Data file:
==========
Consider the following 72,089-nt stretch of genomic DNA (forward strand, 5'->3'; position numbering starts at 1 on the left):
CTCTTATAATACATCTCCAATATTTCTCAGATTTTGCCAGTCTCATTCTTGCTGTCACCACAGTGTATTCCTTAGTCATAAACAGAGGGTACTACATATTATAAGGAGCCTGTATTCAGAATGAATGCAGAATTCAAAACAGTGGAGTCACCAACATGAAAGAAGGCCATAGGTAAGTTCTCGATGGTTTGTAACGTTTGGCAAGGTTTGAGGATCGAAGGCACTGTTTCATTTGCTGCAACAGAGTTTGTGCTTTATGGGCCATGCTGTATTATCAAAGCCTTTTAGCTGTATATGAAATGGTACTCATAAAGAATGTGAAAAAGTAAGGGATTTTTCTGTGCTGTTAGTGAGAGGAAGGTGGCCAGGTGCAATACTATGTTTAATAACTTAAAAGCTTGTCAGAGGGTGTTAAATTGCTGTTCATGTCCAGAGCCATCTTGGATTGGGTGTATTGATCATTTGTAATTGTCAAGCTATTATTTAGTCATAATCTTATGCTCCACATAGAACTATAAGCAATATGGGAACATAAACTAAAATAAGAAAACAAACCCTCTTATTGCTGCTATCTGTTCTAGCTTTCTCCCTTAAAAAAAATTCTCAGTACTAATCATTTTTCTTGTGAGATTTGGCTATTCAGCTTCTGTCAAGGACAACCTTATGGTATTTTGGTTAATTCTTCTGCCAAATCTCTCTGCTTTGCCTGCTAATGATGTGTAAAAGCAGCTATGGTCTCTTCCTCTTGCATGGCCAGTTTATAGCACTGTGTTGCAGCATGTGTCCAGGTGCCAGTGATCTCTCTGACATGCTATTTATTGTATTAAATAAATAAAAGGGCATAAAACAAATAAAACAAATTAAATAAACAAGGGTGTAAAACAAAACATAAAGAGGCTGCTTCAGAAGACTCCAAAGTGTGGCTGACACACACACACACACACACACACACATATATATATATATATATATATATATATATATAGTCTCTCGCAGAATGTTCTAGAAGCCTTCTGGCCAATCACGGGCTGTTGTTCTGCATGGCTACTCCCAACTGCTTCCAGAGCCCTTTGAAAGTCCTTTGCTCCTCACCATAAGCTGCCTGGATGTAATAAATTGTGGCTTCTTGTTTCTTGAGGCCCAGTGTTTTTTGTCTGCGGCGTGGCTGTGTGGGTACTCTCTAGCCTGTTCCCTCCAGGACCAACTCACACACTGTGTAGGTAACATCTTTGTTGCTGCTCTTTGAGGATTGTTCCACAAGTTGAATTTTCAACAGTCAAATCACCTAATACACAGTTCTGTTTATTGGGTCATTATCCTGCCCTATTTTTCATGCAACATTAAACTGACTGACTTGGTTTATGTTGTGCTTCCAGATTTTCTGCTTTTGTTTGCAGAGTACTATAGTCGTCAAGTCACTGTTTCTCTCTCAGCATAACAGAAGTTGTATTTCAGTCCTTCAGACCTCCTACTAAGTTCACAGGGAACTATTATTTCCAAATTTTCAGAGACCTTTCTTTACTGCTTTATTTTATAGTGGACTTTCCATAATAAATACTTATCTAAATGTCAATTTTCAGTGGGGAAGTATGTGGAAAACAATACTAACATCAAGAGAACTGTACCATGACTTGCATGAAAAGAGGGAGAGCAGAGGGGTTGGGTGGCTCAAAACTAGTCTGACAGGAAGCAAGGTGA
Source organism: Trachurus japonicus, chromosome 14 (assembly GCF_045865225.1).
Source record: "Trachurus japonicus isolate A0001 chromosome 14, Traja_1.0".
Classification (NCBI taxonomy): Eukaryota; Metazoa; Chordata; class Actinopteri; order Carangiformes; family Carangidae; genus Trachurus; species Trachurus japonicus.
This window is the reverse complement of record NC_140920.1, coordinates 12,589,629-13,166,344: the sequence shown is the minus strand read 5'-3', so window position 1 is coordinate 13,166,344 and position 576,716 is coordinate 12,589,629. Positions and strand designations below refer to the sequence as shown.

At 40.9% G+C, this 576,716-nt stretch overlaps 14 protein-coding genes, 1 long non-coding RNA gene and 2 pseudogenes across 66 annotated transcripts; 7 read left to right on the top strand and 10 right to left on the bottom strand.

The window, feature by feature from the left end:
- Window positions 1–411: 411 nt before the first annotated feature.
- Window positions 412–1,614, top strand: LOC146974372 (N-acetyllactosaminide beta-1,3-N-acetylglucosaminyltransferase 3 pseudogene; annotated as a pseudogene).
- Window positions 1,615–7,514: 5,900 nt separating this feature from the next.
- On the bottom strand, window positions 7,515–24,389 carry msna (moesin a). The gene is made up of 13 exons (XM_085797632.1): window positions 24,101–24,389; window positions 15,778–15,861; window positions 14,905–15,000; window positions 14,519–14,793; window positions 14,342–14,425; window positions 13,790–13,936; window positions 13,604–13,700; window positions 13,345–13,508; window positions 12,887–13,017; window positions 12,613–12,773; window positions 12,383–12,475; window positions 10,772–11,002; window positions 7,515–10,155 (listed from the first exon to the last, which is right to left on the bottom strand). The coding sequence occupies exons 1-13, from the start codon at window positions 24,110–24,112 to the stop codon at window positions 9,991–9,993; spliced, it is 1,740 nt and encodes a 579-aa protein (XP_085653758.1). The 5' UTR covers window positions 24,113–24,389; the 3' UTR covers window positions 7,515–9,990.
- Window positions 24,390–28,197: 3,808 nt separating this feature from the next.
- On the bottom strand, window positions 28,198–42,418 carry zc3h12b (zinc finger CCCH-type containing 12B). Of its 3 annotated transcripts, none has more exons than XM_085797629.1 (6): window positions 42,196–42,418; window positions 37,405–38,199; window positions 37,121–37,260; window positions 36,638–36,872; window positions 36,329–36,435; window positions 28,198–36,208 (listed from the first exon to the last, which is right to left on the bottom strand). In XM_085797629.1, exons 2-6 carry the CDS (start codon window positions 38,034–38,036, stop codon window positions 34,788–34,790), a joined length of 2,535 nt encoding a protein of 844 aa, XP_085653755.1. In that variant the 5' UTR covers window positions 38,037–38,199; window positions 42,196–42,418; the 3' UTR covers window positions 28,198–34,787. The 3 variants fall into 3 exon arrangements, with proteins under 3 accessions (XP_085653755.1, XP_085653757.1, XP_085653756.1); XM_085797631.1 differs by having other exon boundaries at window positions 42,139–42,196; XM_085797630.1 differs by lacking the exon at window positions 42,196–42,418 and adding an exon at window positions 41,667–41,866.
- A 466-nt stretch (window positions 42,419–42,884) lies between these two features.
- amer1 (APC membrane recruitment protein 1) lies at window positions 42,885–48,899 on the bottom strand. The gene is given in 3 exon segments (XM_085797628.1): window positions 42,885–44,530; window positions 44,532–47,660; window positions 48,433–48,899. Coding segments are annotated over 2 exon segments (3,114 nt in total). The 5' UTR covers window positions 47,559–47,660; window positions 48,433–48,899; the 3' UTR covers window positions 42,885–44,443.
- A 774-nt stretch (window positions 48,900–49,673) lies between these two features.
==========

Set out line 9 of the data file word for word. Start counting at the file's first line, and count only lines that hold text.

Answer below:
- Window positions 1–411: 411 nt before the first annotated feature.